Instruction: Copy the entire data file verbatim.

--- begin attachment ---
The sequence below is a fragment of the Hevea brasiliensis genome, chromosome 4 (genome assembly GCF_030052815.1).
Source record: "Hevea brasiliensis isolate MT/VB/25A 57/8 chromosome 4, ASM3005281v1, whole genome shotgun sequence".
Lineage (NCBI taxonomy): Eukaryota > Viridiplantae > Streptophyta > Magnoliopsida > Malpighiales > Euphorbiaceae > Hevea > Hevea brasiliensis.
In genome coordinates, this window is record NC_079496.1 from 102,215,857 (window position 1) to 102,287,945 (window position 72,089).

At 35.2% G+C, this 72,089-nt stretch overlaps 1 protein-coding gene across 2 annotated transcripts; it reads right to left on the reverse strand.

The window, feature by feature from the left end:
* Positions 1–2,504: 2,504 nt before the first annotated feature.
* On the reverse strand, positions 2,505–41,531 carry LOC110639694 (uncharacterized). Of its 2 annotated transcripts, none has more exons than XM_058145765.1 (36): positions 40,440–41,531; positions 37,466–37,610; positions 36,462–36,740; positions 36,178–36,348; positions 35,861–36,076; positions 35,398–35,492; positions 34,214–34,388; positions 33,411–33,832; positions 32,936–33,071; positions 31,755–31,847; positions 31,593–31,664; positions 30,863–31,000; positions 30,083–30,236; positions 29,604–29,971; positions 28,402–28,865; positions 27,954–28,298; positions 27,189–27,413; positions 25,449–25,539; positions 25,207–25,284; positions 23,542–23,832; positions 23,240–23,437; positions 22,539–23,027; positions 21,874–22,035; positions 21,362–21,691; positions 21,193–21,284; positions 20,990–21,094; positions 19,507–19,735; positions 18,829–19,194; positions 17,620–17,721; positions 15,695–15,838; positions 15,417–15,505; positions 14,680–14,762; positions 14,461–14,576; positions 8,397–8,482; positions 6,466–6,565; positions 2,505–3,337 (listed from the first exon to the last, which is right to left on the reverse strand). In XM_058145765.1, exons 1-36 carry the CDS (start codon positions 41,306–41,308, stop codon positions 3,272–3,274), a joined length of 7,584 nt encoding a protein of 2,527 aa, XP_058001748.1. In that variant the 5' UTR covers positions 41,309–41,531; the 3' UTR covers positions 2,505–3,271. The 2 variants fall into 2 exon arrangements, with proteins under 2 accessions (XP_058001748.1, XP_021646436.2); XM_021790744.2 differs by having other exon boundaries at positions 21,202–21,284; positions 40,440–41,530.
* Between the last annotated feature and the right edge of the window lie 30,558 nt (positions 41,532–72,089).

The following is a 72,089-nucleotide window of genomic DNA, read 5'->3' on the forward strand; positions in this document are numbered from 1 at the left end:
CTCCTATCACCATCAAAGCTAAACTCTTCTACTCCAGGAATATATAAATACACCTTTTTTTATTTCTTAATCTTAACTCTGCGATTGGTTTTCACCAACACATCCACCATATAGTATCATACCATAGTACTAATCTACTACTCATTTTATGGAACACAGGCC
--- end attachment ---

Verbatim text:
The sequence below is a fragment of the Hevea brasiliensis genome, chromosome 4 (genome assembly GCF_030052815.1).
Source record: "Hevea brasiliensis isolate MT/VB/25A 57/8 chromosome 4, ASM3005281v1, whole genome shotgun sequence".
Lineage (NCBI taxonomy): Eukaryota > Viridiplantae > Streptophyta > Magnoliopsida > Malpighiales > Euphorbiaceae > Hevea > Hevea brasiliensis.
In genome coordinates, this window is record NC_079496.1 from 102,215,857 (window position 1) to 102,287,945 (window position 72,089).

At 35.2% G+C, this 72,089-nt stretch overlaps 1 protein-coding gene across 2 annotated transcripts; it reads right to left on the reverse strand.

The window, feature by feature from the left end:
* Positions 1–2,504: 2,504 nt before the first annotated feature.
* On the reverse strand, positions 2,505–41,531 carry LOC110639694 (uncharacterized). Of its 2 annotated transcripts, none has more exons than XM_058145765.1 (36): positions 40,440–41,531; positions 37,466–37,610; positions 36,462–36,740; positions 36,178–36,348; positions 35,861–36,076; positions 35,398–35,492; positions 34,214–34,388; positions 33,411–33,832; positions 32,936–33,071; positions 31,755–31,847; positions 31,593–31,664; positions 30,863–31,000; positions 30,083–30,236; positions 29,604–29,971; positions 28,402–28,865; positions 27,954–28,298; positions 27,189–27,413; positions 25,449–25,539; positions 25,207–25,284; positions 23,542–23,832; positions 23,240–23,437; positions 22,539–23,027; positions 21,874–22,035; positions 21,362–21,691; positions 21,193–21,284; positions 20,990–21,094; positions 19,507–19,735; positions 18,829–19,194; positions 17,620–17,721; positions 15,695–15,838; positions 15,417–15,505; positions 14,680–14,762; positions 14,461–14,576; positions 8,397–8,482; positions 6,466–6,565; positions 2,505–3,337 (listed from the first exon to the last, which is right to left on the reverse strand). In XM_058145765.1, exons 1-36 carry the CDS (start codon positions 41,306–41,308, stop codon positions 3,272–3,274), a joined length of 7,584 nt encoding a protein of 2,527 aa, XP_058001748.1. In that variant the 5' UTR covers positions 41,309–41,531; the 3' UTR covers positions 2,505–3,271. The 2 variants fall into 2 exon arrangements, with proteins under 2 accessions (XP_058001748.1, XP_021646436.2); XM_021790744.2 differs by having other exon boundaries at positions 21,202–21,284; positions 40,440–41,530.
* Between the last annotated feature and the right edge of the window lie 30,558 nt (positions 41,532–72,089).

The following is a 72,089-nucleotide window of genomic DNA, read 5'->3' on the forward strand; positions in this document are numbered from 1 at the left end:
CTCCTATCACCATCAAAGCTAAACTCTTCTACTCCAGGAATATATAAATACACCTTTTTTTATTTCTTAATCTTAACTCTGCGATTGGTTTTCACCAACACATCCACCATATAGTATCATACCATAGTACTAATCTACTACTCATTTTATGGAACACAGGCC